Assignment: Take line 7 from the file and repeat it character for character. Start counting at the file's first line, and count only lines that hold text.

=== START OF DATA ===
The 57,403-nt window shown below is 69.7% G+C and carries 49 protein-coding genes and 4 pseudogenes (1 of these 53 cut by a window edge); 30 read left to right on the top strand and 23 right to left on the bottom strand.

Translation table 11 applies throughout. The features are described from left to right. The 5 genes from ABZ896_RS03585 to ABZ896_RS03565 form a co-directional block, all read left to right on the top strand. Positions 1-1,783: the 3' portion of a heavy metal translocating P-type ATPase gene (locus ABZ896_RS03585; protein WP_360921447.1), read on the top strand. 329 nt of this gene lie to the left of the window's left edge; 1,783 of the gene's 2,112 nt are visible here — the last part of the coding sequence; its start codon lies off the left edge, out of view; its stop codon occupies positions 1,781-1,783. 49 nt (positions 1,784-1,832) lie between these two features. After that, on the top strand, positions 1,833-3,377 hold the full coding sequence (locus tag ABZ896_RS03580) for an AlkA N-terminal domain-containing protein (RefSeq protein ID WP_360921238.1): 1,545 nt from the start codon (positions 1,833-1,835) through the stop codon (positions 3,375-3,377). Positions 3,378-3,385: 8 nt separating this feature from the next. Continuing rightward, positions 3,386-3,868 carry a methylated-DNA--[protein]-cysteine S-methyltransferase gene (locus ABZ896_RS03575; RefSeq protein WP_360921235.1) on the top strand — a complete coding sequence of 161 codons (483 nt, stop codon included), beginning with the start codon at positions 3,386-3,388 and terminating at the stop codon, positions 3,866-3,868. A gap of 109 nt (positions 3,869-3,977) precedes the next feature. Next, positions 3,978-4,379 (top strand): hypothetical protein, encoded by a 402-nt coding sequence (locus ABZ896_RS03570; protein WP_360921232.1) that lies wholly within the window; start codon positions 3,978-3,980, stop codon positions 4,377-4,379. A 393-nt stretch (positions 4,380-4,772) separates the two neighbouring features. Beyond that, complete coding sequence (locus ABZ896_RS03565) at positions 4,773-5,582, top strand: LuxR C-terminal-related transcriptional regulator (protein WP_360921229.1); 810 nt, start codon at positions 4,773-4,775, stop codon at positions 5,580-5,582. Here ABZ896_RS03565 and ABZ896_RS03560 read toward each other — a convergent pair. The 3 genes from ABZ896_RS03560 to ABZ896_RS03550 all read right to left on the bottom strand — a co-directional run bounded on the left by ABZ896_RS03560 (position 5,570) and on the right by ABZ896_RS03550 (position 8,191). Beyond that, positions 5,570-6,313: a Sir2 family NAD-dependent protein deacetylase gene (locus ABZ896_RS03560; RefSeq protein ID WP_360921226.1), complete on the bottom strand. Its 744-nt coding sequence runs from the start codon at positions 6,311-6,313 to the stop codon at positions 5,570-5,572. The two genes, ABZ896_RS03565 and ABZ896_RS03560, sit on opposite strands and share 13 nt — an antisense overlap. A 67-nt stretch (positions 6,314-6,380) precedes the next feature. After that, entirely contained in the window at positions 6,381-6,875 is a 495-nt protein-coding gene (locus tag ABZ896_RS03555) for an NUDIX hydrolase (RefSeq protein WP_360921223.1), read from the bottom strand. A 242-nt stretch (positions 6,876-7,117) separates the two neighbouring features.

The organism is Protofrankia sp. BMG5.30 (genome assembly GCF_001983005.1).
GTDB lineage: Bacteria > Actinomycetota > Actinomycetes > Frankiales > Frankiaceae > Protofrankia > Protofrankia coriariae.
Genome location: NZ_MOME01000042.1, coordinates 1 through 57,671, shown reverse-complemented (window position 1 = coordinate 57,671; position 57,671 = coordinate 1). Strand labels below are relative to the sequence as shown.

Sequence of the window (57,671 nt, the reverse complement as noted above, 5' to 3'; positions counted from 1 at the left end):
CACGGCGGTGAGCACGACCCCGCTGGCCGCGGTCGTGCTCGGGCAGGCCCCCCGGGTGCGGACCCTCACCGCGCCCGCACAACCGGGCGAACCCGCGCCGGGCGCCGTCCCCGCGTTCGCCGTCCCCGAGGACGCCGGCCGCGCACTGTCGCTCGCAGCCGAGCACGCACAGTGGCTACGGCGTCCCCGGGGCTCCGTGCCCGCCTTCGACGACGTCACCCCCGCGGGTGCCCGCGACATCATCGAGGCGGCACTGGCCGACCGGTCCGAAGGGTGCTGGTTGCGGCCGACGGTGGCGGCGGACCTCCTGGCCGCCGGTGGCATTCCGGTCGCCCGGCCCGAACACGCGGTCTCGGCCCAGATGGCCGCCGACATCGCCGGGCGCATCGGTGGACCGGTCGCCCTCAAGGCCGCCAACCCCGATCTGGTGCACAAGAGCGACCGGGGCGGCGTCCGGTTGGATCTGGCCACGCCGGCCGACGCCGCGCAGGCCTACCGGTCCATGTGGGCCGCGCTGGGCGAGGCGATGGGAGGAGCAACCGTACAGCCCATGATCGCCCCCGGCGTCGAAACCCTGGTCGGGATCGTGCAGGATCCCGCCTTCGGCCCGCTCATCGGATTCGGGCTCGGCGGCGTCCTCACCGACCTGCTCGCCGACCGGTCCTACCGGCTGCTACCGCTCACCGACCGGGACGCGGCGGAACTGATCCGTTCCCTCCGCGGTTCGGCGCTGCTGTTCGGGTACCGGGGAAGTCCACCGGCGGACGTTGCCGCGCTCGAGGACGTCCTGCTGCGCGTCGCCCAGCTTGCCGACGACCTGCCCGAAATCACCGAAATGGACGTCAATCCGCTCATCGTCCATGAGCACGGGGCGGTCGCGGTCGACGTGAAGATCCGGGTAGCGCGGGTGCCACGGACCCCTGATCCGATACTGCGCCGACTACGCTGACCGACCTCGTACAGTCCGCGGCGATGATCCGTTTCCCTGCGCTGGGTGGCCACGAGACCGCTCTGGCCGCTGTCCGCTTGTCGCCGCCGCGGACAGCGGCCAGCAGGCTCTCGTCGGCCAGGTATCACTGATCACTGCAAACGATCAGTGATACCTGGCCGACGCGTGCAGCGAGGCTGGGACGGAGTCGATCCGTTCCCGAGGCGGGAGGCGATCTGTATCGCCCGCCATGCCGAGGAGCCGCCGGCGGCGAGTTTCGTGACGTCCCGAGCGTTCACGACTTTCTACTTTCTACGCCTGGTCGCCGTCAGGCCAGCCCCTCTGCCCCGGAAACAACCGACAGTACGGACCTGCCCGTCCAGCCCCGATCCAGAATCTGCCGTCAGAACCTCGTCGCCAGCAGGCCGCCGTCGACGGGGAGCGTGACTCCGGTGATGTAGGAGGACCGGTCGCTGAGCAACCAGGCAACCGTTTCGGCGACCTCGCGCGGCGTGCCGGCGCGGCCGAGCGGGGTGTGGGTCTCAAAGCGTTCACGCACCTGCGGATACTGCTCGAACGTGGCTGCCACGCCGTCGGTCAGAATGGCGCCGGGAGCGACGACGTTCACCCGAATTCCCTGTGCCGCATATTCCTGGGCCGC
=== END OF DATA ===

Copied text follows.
CACGGCGGTGAGCACGACCCCGCTGGCCGCGGTCGTGCTCGGGCAGGCCCCCCGGGTGCGGACCCTCACCGCGCCCGCACAACCGGGCGAACCCGCGCCGGGCGCCGTCCCCGCGTTCGCCGTCCCCGAGGACGCCGGCCGCGCACTGTCGCTCGCAGCCGAGCACGCACAGTGGCTACGGCGTCCCCGGGGCTCCGTGCCCGCCTTCGACGACGTCACCCCCGCGGGTGCCCGCGACATCATCGAGGCGGCACTGGCCGACCGGTCCGAAGGGTGCTGGTTGCGGCCGACGGTGGCGGCGGACCTCCTGGCCGCCGGTGGCATTCCGGTCGCCCGGCCCGAACACGCGGTCTCGGCCCAGATGGCCGCCGACATCGCCGGGCGCATCGGTGGACCGGTCGCCCTCAAGGCCGCCAACCCCGATCTGGTGCACAAGAGCGACCGGGGCGGCGTCCGGTTGGATCTGGCCACGCCGGCCGACGCCGCGCAGGCCTACCGGTCCATGTGGGCCGCGCTGGGCGAGGCGATGGGAGGAGCAACCGTACAGCCCATGATCGCCCCCGGCGTCGAAACCCTGGTCGGGATCGTGCAGGATCCCGCCTTCGGCCCGCTCATCGGATTCGGGCTCGGCGGCGTCCTCACCGACCTGCTCGCCGACCGGTCCTACCGGCTGCTACCGCTCACCGACCGGGACGCGGCGGAACTGATCCGTTCCCTCCGCGGTTCGGCGCTGCTGTTCGGGTACCGGGGAAGTCCACCGGCGGACGTTGCCGCGCTCGAGGACGTCCTGCTGCGCGTCGCCCAGCTTGCCGACGACCTGCCCGAAATCACCGAAATGGACGTCAATCCGCTCATCGTCCATGAGCACGGGGCGGTCGCGGTCGACGTGAAGATCCGGGTAGCGCGGGTGCCACGGACCCCTGATCCGATACTGCGCCGACTACGCTGACCGACCTCGTACAGTCCGCGGCGATGATCCGTTTCCCTGCGCTGGGTGGCCACGAGACCGCTCTGGCCGCTGTCCGCTTGTCGCCGCCGCGGACAGCGGCCAGCAGGCTCTCGTCGGCCAGGTATCACTGATCACTGCAAACGATCAGTGATACCTGGCCGACGCGTGCAGCGAGGCTGGGACGGAGTCGATCCGTTCCCGAGGCGGGAGGCGATCTGTATCGCCCGCCATGCCGAGGAGCCGCCGGCGGCGAGTTTCGTGACGTCCCGAGCGTTCACGACTTTCTACTTTCTACGCCTGGTCGCCGTCAGGCCAGCCCCTCTGCCCCGGAAACAACCGACAGTACGGACCTGCCCGTCCAGCCCCGATCCAGAATCTGCCGTCAGAACCTCGTCGCCAGCAGGCCGCCGTCGACGGGGAGCGTGACTCCGGTGATGTAGGAGGACCGGTCGCTGAGCAACCAGGCAACCGTTTCGGCGACCTCGCGCGGCGTGCCGGCGCGGCCGAGCGGGGTGTGGGTCTCAAAGCGTTCACGCACCTGCGGATACTGCTCGAACGTGGCTGCCACGCCGTCGGTCAGAATGGCGCCGGGAGCGACGACGTTCACCCGAATTCCCTGTGCCGCATATTCCTGGGCCGC